“First Ladies of Gospel: The Clark Sisters”

"First Ladies of Gospel: The Clark Sisters"


Born and raised in Detroit, Michigan, Jacky, Denise, Elbernita (Twinkie), Dorinda and Karen were born to the late, great Dr. Mattie Moss Clark. Dr. Mattie was known for her extraordinary musical ear and her gift touched the hearts and souls of masses of people, especially within the Church of God in Christ (COGIC), where she held the position as the international president of the COGIC music department . So, when she had five daughters, she instilled in them the fear and reverence of God and taught them to be focused on strengthening their gifts of singing-most importantly with an anointing, especially since she is credited with introducing three-part harmony to gospel arrangements, as well as being the first person to record a gospel choir. 

By the late 60’s, the sisters were singing together in church services, ministering to all different groups of people with their beautiful voices. Dr. Mattie individually trained her girls in their voices and paid attention to Twinkie’s instrumental talents as well, and Twinkie became extremely proficient in playing the organ and piano. Dr. Mattie’s passion for music translated into her daughters, which allowed for her to culminate one of the most successful gospel groups of all time.



In 1973, following Dr. Mattie’s divorce to her physically abusive husband, she formally created “The Clark Sisters” and they recorded their first album on their uncle’s record label, Billesse Records. The next year, Dr. Mattie released, Dr. Mattie Moss Clark Presents the Clark Sisters, which got them noticed throughout the Detroit music scene. After watching how well her daughters sang together, she felt they were ready to jumpstart their careers on their own, without her direction. Dr. Mattie turned over the reigns to Twinkie and The Clark Sisters career really began to take off. They signed to Sound of Gospel Records that same year and released three albums, including He Gave Me Nothing to Lose, which hit the Billboard Top 20 Spiritual LPs chart.

Twinkie’s writing, arranging, conducting and producing skills were immaculate and granted them tons of popularity, especially with the release of the live recording Is My Living in Vain in 1980. This was their debut live recording and it was ranked number 21 on the 1981 Billboard Spiritual Albums chart, it then bumped up to number 1 the following year. They brought something incredibly different to the typical gospel tune that society was used to hearing. Their bluesy voices and funky beats brought much unprecedented success, with their next release You Brought the Sunshine in 1981. Inspired by Stevie Wonder’s “Master Blaster (Jammin)”, the song allowed them access into mainstream culture, while maintaining status within African American churches everywhere. Although it was still a gospel song, it peaked at number 16 on the Billboard Black Singles chart and number 27 on Dance Club Songs. They still were wildly successful in their original genre, as the Clark Sisters were ranked by Billboard as the number 4 Top Gospel Albums Artist in 1982 and number 1 in 1983. They released another album in 1982, Sincerely, which included the hit “Name It, Claim It”. You Brought the Sunshine however outshined that album, as they received a Grammy Award nomination and winning. They won the NAACP Image Award for Best Gospel Group in 1983, and then received a second Grammy nomination for “He’ll Turn Your Scars Into Scars”. Their success allowed them a platform for the Black gospel community that has honestly never been seen before. This platform gave them the opportunity to perform live at the 27th Grammy Awards in 1985, which they did with their mother as part of a medley with other gospel nominees for that year.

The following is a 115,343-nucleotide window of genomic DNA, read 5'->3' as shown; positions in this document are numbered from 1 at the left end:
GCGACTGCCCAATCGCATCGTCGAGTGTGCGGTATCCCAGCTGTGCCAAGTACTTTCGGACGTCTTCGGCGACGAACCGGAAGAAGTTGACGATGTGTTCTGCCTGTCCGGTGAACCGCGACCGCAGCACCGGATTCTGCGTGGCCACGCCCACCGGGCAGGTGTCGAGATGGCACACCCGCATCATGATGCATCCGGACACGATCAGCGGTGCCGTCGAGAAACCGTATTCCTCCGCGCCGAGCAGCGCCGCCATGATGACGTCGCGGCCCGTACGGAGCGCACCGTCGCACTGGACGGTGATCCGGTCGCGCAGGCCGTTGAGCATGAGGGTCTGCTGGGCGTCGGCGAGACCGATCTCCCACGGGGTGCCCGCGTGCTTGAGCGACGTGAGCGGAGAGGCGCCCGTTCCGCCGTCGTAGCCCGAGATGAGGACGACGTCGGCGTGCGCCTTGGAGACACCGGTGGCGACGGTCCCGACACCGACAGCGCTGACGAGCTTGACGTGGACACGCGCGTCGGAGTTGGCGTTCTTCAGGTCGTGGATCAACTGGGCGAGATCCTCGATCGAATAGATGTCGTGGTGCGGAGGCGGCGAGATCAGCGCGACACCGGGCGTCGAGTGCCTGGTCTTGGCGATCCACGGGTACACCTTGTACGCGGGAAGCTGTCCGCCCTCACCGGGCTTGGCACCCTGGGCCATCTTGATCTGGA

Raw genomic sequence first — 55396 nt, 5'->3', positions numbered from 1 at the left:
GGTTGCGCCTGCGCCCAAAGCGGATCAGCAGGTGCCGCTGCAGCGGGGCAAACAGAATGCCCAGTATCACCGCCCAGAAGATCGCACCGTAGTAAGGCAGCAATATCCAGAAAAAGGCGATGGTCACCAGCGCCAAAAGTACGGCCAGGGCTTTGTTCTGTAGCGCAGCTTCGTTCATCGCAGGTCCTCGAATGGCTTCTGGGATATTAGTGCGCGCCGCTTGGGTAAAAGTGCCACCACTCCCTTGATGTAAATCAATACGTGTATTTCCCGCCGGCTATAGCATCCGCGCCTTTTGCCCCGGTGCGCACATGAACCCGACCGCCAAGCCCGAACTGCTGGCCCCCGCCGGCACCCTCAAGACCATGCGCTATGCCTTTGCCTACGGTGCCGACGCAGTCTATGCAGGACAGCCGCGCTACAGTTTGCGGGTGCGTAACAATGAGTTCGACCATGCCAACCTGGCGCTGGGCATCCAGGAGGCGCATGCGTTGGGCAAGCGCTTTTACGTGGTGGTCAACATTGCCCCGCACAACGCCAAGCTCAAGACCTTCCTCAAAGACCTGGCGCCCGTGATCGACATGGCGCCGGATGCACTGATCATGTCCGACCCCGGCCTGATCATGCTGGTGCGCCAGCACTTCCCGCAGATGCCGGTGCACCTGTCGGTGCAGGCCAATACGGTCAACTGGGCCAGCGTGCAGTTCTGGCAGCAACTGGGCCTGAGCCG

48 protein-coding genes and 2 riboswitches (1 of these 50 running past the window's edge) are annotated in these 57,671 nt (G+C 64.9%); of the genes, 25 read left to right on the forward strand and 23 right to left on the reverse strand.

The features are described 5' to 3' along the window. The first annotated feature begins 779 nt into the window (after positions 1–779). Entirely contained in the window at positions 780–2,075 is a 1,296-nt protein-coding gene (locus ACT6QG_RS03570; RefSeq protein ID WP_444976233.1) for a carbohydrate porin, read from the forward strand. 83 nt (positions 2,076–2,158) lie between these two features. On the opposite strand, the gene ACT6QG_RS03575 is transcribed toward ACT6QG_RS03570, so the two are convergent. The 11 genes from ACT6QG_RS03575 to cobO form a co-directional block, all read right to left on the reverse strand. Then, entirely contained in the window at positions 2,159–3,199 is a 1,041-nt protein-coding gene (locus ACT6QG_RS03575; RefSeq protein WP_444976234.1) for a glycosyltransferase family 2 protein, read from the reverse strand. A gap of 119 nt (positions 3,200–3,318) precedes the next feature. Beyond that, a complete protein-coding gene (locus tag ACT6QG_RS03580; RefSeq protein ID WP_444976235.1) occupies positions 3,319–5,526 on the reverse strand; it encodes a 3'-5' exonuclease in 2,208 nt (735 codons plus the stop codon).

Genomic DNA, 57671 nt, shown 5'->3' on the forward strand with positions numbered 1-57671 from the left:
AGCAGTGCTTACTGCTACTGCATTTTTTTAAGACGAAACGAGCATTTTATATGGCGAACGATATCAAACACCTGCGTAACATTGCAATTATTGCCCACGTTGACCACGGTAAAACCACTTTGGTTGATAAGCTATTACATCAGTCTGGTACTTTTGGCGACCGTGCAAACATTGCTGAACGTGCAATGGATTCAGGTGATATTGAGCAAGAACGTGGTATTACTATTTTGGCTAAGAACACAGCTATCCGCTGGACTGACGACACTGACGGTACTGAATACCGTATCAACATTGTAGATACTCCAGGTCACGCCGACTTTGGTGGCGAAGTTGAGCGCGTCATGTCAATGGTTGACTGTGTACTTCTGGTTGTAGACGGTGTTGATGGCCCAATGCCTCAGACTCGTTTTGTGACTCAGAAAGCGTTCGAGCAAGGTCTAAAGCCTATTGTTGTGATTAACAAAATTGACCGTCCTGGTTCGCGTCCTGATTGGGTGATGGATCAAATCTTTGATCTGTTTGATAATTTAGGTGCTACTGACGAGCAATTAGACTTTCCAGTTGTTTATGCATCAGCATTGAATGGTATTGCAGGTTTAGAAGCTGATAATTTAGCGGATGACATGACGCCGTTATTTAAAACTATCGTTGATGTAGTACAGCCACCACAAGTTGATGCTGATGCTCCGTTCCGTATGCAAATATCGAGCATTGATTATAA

In 1986, Denise left the group due to conflicts with their mother and her sisters, but the remaining four sisters continued to release music after signing with Rejoice Records, a division of Word. Denise was not pictured in the album cover for Heart & Soul even though she contributed to the making of the album before her departure. This album had a more contemporary feel and sound than their previously released ones. In 1986, they released a bolder and more intense sound with their critically acclaimed album, Conqueror. Their highly anticipated live album, Bringing it Back Home was released in 1989. This was their last group album before Twinkie branched off to launch her solo career. 1994 was their last studio album of the decade, Miracle, and only included Jacky, Dorinda and Karen. This was the first album recorded without the songwriting and vocals of Twinkie and was produced by BeBe Winans and Michael J. Powell, and did not match the success of previous albums. This was due to the fact that they could not promote their project because of the illness of their mother, Dr. Mattie Moss Clark, who died in September of that year from complications from diabetes.